Saint Francis de Sales: "Do not lose courage."

Have patience with all things, but chiefly have patience with yourself. Do not lose courage in considering your own imperfections but instantly set about remedying them - every day begin the task anew.

—Saint Francis de Sales (1567-1622), Roman Catholic saint


I find it all too easy to lose courage as a singer. I’m naturally impatient, and as a singer with vocal weakness progress for me is especially slow. I constantly have to remind myself that as long as I’m working, I will improve.

This sounds cliched, but it’s true. It’s about the journey, not the destination. Living in the moment, not regretting the past or obsessing about the future.

"The Song of the Lark," a classic novel about artistic growth

Willa Cather’s novel The Song of the Lark is a book I return to every few years.  The somewhat autobiographical story follows the life of a fictional opera singer, Thea Kronborg, as she develops her musical and interpretive gifts.  

Thea is not an entirely lovable character, but I deeply identify with her passion, ambition, and – most of all – her fierce struggle to protect and nurture her talent.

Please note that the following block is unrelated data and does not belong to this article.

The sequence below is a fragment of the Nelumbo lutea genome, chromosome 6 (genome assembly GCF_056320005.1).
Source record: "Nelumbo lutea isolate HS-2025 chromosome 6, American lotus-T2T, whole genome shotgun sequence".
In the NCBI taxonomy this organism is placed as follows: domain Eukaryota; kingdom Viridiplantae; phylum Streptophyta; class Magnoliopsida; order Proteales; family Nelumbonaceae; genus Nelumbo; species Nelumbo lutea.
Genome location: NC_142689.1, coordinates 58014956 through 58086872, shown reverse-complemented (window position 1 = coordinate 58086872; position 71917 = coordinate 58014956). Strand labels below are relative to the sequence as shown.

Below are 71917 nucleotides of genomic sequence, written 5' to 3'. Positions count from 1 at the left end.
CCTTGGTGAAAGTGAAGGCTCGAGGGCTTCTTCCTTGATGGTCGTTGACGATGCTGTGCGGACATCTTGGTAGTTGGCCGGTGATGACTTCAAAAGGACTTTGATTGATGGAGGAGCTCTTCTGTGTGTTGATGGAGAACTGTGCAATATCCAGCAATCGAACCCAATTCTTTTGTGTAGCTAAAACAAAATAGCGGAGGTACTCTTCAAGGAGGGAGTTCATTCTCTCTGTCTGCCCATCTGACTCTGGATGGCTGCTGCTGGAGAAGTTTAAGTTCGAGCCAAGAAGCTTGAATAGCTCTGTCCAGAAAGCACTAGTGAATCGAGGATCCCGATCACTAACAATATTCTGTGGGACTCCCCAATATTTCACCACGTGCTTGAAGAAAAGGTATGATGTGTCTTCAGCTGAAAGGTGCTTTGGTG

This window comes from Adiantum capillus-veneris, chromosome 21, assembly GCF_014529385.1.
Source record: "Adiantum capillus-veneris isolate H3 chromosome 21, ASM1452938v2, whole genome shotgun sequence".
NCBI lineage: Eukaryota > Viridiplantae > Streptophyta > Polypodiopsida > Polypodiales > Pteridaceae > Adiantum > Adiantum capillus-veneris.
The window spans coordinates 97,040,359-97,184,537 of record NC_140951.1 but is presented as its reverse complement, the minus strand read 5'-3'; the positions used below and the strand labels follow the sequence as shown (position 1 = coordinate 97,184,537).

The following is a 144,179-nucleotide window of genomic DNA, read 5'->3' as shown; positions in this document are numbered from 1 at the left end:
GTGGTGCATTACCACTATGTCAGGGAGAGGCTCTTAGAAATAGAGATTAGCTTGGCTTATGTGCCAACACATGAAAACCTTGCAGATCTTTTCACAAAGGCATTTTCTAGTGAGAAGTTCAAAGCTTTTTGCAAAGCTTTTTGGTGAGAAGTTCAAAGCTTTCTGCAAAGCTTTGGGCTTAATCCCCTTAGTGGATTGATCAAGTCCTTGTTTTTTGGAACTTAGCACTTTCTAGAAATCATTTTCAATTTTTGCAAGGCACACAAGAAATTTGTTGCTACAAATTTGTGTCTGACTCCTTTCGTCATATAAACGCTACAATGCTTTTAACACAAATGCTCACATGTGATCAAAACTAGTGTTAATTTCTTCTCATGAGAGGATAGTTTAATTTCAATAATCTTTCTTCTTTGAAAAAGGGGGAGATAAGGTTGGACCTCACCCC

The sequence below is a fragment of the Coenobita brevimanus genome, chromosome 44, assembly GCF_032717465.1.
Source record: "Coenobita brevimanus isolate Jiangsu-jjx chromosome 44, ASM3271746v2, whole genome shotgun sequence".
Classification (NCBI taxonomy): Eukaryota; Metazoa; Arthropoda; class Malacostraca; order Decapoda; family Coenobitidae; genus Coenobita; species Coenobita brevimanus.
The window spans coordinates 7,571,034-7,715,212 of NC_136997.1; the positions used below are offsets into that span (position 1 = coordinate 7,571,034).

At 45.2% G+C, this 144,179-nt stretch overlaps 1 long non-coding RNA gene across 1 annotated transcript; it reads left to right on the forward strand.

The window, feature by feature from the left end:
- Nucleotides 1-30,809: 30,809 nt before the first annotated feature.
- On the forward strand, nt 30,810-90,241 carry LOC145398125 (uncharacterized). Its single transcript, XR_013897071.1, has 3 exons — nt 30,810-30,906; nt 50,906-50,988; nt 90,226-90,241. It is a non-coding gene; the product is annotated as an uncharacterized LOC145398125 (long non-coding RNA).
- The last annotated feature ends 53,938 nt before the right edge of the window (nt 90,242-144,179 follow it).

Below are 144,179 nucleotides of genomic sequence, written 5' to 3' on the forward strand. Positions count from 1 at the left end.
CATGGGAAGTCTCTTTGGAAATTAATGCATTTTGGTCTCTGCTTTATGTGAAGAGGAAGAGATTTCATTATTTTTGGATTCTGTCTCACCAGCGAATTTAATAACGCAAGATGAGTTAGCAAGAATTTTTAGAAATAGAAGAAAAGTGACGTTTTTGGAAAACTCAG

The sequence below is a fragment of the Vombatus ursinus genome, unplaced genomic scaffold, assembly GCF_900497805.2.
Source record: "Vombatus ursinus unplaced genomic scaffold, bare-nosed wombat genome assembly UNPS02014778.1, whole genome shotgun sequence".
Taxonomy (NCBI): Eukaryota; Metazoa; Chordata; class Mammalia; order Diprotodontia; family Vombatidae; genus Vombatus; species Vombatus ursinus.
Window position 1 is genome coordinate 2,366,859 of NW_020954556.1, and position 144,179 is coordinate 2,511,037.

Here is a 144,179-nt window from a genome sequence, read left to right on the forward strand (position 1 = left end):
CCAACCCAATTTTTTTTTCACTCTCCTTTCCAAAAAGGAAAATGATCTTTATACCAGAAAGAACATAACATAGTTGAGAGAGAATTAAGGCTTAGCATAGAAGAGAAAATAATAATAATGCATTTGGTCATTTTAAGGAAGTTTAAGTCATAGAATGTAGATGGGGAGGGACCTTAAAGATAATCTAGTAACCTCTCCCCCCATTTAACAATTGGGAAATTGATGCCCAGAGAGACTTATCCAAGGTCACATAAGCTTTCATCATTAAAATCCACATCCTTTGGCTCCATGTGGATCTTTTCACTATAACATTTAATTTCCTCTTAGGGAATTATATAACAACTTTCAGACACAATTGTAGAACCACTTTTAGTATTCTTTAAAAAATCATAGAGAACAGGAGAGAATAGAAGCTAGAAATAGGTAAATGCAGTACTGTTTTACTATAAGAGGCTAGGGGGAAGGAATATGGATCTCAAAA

Throughout the work, Cather brings up questions about what it means to be an artist and how the process of becoming one affects the artist herself and those around her. And singers will appreciate her accurate descriptions of the intense work it takes to train the voice.

I also enjoyed the depiction of musical training in 19th-century America. No symphony orchestras on the prairie? Only one decent voice teacher in the Midwest? How far we’ve come since then!

If you aren’t familiar with Cather’s work, I highly recommend them. She is best known for My Antonia, O Pioneers, and her volumes of short stories.

The themes of friendship, perseverance, and the joys of music run throughout Cather’s works. She expresses a love for all things cultural and artistic - in a world where such things were hard to find. (The book’s title is taken from the name of an 1884 painting by Jules Bréton, pictured above.) And her language is beautifully descriptive, especially when she writes about the land - the vast, untamed American Midwest - often both a metaphor and a character in its own right.